German police bust crime ring based at Turkish call center

German police bust crime ring based at Turkish call center

German police bust crime ring based at Turkish call center

German authorities have broken up an international crime ring that duped elderly people into handing over their money and valuables to criminals posing as police officers, a German newspaper reported on Dec. 19.

In cooperation with Turkish authorities, German police busted a call center in Turkey’s Aegean province of İzmir where suspects allegedly phoned retirees in Germany and talked them into handing over their valuables to fake officers, the daily Rheinische Post reported.

“In this call center, there were members of families that lived in Germany before but were deported because of crimes,” Thomas Jungbluth of the state criminal police in the western state of North Rhine-Westphalia told the Rheinische Post.

“They resettled in Turkey.”

The suspects allegedly told the people they called that their jewelry or money wasn’t safe at home or the bank, and they would send police to collect and keep it for them at a safe place.

“Since we raided the call center, there have been barely any such calls in Germany anymore,” Wolfgang Herrmanns from the state criminal office told the newspaper. “We’ve drained the swamp.”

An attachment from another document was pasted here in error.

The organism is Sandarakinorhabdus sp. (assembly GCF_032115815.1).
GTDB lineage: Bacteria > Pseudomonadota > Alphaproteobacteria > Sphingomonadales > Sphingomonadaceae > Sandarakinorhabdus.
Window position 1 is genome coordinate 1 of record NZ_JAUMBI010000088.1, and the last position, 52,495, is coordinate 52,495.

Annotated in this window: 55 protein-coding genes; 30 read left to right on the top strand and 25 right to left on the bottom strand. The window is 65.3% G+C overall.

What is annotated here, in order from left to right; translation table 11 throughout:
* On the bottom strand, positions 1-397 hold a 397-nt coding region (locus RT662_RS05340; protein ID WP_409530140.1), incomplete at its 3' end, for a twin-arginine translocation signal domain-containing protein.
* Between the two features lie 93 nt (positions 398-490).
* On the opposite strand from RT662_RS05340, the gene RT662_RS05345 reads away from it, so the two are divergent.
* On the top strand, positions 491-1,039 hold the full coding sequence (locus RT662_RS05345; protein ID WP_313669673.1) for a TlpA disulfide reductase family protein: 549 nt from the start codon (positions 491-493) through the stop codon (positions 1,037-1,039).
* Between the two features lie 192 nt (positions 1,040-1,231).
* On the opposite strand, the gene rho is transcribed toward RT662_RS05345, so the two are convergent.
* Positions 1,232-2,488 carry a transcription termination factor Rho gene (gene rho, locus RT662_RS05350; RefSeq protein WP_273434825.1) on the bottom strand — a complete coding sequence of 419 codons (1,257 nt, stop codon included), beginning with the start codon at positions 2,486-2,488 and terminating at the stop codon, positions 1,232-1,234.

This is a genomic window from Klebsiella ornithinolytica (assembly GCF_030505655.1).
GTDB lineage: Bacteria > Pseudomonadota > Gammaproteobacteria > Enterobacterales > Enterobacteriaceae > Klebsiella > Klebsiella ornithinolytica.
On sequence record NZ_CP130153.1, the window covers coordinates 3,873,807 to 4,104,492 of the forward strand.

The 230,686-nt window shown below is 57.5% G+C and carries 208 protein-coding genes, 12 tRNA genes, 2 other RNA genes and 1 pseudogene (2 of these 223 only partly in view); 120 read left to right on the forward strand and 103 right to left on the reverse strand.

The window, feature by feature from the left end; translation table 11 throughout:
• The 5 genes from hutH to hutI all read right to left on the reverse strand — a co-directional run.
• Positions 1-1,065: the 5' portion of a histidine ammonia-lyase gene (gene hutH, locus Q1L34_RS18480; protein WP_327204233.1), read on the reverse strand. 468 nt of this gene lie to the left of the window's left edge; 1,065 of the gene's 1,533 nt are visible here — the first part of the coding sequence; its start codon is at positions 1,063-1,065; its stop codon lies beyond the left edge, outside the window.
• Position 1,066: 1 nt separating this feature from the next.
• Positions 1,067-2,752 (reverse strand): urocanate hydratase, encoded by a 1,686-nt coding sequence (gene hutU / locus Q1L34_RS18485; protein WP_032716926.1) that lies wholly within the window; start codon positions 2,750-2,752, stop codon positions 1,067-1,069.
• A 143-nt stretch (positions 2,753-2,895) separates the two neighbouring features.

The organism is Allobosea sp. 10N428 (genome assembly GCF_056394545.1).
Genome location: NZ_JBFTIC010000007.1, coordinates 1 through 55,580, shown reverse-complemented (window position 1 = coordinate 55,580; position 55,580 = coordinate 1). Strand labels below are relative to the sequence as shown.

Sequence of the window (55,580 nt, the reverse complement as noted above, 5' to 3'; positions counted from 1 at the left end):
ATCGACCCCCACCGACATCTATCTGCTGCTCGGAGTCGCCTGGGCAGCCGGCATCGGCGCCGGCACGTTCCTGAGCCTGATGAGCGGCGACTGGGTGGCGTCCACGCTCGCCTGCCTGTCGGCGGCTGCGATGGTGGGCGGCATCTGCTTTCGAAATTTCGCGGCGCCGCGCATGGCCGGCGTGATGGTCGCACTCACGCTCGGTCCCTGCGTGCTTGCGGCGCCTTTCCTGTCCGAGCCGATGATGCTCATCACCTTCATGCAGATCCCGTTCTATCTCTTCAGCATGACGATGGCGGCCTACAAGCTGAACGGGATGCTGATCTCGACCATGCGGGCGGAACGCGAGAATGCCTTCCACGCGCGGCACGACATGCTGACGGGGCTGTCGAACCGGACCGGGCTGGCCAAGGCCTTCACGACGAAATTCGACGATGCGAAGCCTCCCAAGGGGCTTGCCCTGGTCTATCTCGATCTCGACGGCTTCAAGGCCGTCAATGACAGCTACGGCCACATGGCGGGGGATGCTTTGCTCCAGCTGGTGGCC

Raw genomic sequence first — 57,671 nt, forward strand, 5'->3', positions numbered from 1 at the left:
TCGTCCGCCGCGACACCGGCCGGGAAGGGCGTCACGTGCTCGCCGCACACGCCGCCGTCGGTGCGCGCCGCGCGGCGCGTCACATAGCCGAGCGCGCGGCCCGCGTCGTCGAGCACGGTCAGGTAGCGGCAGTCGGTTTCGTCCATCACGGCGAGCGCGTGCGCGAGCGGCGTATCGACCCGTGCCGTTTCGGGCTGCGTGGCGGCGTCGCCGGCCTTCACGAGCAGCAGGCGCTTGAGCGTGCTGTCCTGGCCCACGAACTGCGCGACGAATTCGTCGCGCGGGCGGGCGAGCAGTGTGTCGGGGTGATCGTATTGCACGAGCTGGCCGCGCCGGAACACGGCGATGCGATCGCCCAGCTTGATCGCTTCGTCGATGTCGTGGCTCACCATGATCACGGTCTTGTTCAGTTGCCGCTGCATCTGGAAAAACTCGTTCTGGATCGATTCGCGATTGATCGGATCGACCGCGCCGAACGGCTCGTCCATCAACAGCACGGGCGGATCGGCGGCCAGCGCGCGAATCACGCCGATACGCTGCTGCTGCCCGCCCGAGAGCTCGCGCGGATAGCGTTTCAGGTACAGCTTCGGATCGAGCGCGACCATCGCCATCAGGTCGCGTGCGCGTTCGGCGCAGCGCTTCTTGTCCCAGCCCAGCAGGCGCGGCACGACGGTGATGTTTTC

Earlier this month, around 33 people were nabbed, and 48 locations were searched in addition to the call center in İzmir.

Turkish authorities reported confiscating cash worth 1.7 million euros ($2 million) during the raids, as well as 5 kilograms (11 pounds) of gold and high-end watches. Turkish police also seized 41 luxury cars, 87 properties, including luxury homes and hotels.

According to the Prosecutor’s Office in İzmir, the gang leader is a Lebanese origin Turkish citizen. The leader conducted a call center where the German-speaking gang members were calling the German elderly people, saying, “I am the police officer, Hans. Your name takes part in a terror lawsuit. We can help you erase your name from the file if you pay for that.”

Turkish authorities have estimated that the total amount of the profiteering is around 500 million Turkish Liras ($65.5 mln).

The investigation in İzmir is ongoing.